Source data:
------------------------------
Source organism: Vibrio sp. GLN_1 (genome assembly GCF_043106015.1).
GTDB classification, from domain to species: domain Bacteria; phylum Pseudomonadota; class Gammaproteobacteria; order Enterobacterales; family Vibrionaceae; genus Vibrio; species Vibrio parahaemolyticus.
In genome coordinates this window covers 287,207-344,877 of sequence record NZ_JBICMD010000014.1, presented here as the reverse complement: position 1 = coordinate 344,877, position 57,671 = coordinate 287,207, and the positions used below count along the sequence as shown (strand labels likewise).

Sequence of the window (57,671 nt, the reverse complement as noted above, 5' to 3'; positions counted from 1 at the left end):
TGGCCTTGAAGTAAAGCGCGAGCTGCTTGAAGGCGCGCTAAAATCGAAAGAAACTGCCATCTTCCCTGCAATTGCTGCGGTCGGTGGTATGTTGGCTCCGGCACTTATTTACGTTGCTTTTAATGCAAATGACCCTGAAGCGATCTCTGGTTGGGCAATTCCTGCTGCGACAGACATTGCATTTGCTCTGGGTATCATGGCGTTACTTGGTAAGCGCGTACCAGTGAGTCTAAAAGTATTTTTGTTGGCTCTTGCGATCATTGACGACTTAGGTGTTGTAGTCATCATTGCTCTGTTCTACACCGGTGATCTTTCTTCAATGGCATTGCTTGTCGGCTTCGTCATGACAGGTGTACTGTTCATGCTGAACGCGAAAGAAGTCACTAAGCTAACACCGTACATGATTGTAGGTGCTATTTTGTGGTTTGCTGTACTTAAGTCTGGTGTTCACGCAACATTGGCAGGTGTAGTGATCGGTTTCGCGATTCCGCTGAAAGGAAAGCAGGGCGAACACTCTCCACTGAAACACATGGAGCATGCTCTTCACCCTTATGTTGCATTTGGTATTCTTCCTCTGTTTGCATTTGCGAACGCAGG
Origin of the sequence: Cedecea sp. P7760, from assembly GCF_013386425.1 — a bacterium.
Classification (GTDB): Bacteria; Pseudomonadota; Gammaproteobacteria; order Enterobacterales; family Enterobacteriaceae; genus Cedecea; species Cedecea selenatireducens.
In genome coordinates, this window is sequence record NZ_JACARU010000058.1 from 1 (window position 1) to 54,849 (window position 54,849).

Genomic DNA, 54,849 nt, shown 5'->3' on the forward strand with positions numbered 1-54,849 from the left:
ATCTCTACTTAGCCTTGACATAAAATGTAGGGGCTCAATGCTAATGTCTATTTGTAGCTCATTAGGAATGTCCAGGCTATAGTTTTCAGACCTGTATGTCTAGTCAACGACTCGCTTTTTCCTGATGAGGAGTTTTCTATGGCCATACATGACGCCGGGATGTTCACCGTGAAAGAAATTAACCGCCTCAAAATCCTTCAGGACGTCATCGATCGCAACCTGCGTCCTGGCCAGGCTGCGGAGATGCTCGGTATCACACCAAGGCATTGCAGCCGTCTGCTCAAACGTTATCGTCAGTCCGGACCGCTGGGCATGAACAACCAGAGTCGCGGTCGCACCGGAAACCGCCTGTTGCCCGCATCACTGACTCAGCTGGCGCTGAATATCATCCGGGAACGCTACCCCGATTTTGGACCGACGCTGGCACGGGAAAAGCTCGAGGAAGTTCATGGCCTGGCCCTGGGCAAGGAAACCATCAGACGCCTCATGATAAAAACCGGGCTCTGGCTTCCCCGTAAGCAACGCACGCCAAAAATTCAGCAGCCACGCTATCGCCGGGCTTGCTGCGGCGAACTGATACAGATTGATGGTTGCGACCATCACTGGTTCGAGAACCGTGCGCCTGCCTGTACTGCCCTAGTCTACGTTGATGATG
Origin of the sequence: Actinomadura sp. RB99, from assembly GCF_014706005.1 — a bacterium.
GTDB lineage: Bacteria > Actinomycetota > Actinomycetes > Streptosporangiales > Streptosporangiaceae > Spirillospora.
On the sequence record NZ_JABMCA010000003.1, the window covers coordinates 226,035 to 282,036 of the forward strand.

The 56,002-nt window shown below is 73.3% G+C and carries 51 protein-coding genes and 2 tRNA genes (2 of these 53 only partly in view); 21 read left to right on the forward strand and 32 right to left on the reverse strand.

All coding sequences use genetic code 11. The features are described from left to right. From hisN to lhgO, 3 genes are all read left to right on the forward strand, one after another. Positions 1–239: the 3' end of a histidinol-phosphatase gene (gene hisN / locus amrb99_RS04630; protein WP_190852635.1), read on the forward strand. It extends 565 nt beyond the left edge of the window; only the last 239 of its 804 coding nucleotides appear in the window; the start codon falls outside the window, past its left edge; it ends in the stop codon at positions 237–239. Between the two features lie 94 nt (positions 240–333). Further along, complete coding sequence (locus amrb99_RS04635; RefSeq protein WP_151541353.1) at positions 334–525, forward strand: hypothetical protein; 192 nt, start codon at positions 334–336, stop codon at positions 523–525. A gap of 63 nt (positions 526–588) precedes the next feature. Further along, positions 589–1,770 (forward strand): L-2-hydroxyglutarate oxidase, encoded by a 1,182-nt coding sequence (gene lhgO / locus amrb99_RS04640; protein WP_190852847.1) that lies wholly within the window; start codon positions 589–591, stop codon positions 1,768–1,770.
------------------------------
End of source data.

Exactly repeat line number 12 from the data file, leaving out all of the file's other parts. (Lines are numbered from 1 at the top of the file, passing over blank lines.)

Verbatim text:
GTDB lineage: Bacteria > Actinomycetota > Actinomycetes > Streptosporangiales > Streptosporangiaceae > Spirillospora.